We have recently added Oxford Bibliographies to our online collections.
Developed cooperatively with scholars and librarians, Oxford Bibliographies offers exclusive, authoritative research guides which combine features of annotated bibliographies and an encyclopedia.
See here for a complete list of available and forthcoming subject areas.
More information about the update program and new user-driven enhancements
York University Libraries recently added Volume II of Alexander Street Press’ Dance in Video.
The second volume of expands upon the foundation built in Volume I, providing 400 hours of video that showcase a new catalogue of dancers and partners including the Joffrey Ballet, John Jasperse Company, Cloud Gate Dance Theatre, Bavarian State Ballet, Royal Ballet of Cambodia, Kirov Ballet, and Compañía Nacional de Danza.
Students seeking to fine-tune specific techniques can explore instructional materials from the George Balanchine Foundation covering basic and advanced ballet techniques, including jumps, turns, pirouettes, barre work, pointe technique, and more.
York Libraries recently acquired Volume II of Alexander Street Press’ Ethnographic Video Online collection.
Volume II adds 500 more hours of classic and contemporary documentaries, field recordings, and previously unpublished footage from various anthropological archives.
The database features works such as:
- RAI’s six-part series from Central Television, Strangers Abroad, which documents the link between the “armchair anthropologist” and the modern field worker/scholar by presenting footage of the pioneering ethnographers who lived among the people they studied. Films in the series include Margaret Mead’s Coming of Age, Franz Boas’s The Shackles of Tradition, and Bronislaw Malinowski’s Off the Verandah.
- The Asia Pacific Films collection, which provides strong representation of Oceania with films by Caroline Yacoe, Garin Nugroho, Uruphong Raksasad, Stephanie Castillo, Vilsoni Hereniko, U-Wei Haji Saari, and Xie Fei.
- Additional RAI series developed for the UK’s National Geographic, Channel 4.
- Forbidden Rites, a series produced for National Geographic that includes films on cannibalism, head hunting, and human sacrifice.
- Internationally recognized films from ZED, including Becoming a Man, Master of the Spirits, andLands of Legends.
York University Libraries recently added a new online business resource for private company info: PrivCo
PrivCo contains business and financial research on non-publicly traded corporations, including family-owned, private equity-owned, venture-backed and international unlisted companies. Content includes private company reports, mergers & acquisitions, private market investors, venture capital funding and more.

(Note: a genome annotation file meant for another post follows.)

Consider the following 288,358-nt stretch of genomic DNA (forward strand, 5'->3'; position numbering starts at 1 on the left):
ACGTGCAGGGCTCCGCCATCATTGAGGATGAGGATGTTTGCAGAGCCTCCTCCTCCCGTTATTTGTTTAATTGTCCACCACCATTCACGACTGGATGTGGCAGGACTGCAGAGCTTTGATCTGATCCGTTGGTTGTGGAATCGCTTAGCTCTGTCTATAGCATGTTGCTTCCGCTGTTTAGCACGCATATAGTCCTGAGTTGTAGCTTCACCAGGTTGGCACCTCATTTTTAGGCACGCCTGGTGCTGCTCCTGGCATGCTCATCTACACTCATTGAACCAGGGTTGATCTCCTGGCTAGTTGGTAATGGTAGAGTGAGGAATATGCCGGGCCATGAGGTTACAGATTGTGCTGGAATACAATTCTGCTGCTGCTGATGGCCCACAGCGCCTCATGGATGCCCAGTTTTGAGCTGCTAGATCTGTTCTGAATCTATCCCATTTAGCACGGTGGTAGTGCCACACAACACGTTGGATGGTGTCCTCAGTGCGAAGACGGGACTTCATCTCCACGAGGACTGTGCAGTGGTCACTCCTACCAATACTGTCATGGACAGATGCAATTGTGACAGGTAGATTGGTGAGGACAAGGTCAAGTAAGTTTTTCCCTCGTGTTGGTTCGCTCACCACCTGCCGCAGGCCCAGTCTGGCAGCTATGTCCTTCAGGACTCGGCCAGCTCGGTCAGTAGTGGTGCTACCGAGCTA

We have recently added Foreign Office Files for CHINA (1930-1937) to our online collections.
The twentieth century in China was one of constant change. The post-revolutionary 1920s were a time of political confusion bordering on chaos, and the 1930s were dominated by a simplified civil war between Chiang Kai-shek’s Kuomintang and the Communist parties’ armies. The Kuomintang found themselves driven from the mainland by 1949 to seek refuge on the island of Taiwan, from where the Republic of China government, protected by the US Navy, continued to claim sovereignty over the whole country. In the rest of China the new authorities of the People’s Republic enacted immensely wide-ranging political and economic change to reflect, initially, Stalinist ideology. However, Sino-Soviet relations worsened towards the end of the 1950s, with Mao’s ideas diverging from Soviet practice on the issue of how China could best make the transition to true communism. Despite his eventual marginalisation in the party, Mao was able to reassume control with the Cultural Revolution of 1966, in which ‘revisionists’ were purged from the party and from wider Chinese society. Only with Mao’s death in 1976 was the grip of his thinking on China’s governance loosened, ushering in economic reform and growth under the leadership of Deng Xiaoping.
This resource, published in six parts, makes available the complete British Foreign Office files dealing with China, Hong Kong and Taiwan during these decades.
The documents combine eyewitness accounts, weekly and monthly summaries, annual reviews, reports and analyses with a synthesis of newspaper articles and conference reports, economic assessments and synopses on leading Chinese personalities. There is a constant exchange of information between London and British diplomatic outposts in China and a continual dialogue on issues relating to East Asia between Britain and America as well as with European and Commonwealth partners. Sino-Soviet relations also become a very important consideration in the Cold War era.